The Ice Chronicles: The Quest to Understand Global Climate Change. Paul Andrew Mayewski and Frank White. xx + 233 pp. University of New Hampshire, published by University Press of New England, 2002. $24.95
The science of climate change is a funny business. Some people (Paul Mayewski, for example) prove it happens, show the impact it has had in the past, and use this information to judge the future. Nonetheless, others (President George W. Bush, for example) remain reluctant to acknowledge the seriousness of what global climate change has meant for society in the past and will mean in the future. There is clearly an information transfer problem.
Mayewski, who led the National Science Foundation's Greenland Ice Sheet Project Two (GISP2), has made some of the most important discoveries about past weather shifts and has published widely in the scientific literature. The Ice Chronicles is an attempt to get his message across to a broader audience. He and his coauthor, science writer Frank White, cleverly interweave political history and explanations of the underlying science with Mayewski's personal experiences to tell the story of how we have come to know what we do about global climate change.
It becomes obvious early in the book that Mayewski has long reflected on the potential significance of his work. That he regarded the instant when the GISP2 ice core drill on Greenland hit bedrock (on July 1, 1993) as a "historic moment" is testament to this mindset. Mayewski was initially inspired to look for the applied value of his research, he tells us, by a comment an unnamed U.S. Senator made to him in 1970 (Mayewski, then a graduate student, had been selected to show the senator around the Transantarctic Mountains near McMurdo Station in Antarctica): "In twenty-five years, what you are doing will turn out to have practical value for all of humanity." Although he doubted the truth of the remark, Mayewski says, he was "driven by the hope that I could make it be true." Thus this book is in part a manifesto for making science socially relevant.
At the center of Mayewski's story is GISP2—a massive program involving a large number of scientists and administrators, a great many of whom are named here. Unfortunately, in too many cases the names flit in and out of the text without enough real description of personalities for readers to keep them straight. The story of how GISP2 came about is fascinating, yet we are led to believe that no significant setbacks were involved, which I'm sure was not the case. I would have loved to hear about some of the difficulties of building a large-scale research program—the tensions prior to the announcement of full funding, the personalities (good and bad) that add to the complexities of such an organization. But we don't get a behind-the-scenes story here, merely a description of the operations. However, wonderful anecdotes and information boxes help round out the account and offer intriguing glimpses into Mayewski's personal history.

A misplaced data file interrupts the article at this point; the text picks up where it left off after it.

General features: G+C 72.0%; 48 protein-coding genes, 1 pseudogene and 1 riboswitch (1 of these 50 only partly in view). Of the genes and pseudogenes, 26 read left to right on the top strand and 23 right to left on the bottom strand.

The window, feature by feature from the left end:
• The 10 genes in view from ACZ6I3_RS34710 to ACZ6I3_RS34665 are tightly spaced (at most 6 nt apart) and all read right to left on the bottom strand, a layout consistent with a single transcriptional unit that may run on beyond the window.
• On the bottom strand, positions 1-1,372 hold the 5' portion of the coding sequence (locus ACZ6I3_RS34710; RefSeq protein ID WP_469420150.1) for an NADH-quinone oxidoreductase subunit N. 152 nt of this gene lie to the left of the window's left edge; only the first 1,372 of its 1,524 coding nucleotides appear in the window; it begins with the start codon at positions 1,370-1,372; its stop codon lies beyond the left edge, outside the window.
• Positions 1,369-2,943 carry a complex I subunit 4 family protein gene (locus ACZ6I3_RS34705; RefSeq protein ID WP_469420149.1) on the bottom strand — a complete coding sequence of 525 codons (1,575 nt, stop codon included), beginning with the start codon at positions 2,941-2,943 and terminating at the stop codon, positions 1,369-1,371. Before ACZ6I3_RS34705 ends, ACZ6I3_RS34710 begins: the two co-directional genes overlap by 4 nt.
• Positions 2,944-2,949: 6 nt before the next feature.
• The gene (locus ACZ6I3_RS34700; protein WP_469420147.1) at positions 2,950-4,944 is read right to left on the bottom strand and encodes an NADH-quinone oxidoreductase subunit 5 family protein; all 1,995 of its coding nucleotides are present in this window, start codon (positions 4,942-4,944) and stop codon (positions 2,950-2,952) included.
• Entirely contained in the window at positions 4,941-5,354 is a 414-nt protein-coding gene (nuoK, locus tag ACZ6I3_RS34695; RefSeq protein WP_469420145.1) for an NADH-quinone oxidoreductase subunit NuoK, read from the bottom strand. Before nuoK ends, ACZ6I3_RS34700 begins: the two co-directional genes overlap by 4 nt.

After establishing how the GISP2 project was set up, the authors describe the data acquired and its significance. Anyone in doubt as to whether climate change affects society should read chapter 4, an account of the rise and fall of civilizations (the Mesopotamian Empire around 2200 B.C., Mayan civilization around 750 to 900 A.D. and the Norse Colonies in Greenland around 1400 A.D.) at the whim of the climate oscillations recorded in the Greenland ice core.
Having provided background, theory and context, the authors next examine the climate change of the last century—with considerable effect. First they explain how it is that cores recovered from the center of the Greenland ice sheet can provide information about climate elsewhere on the planet. Next they scrutinize the recent record of global climate, making a convincing argument that the world has yet to come out of the Little Ice Age. Then comes a debate on what future changes may mean to our society; lessons learned from the past are used to judge what may happen in the future. The authors do not appear to be pushing any preconceived agenda; their predictions are well thought out and based on the science. In sum, the book offers a balanced account of how, over a period of 30 years or so, scientists have realized the influence humans have had on the Earth's climate.-Martin J. Siegert, Bristol Glaciology Centre, School of Geographical Sciences, University of Bristol, England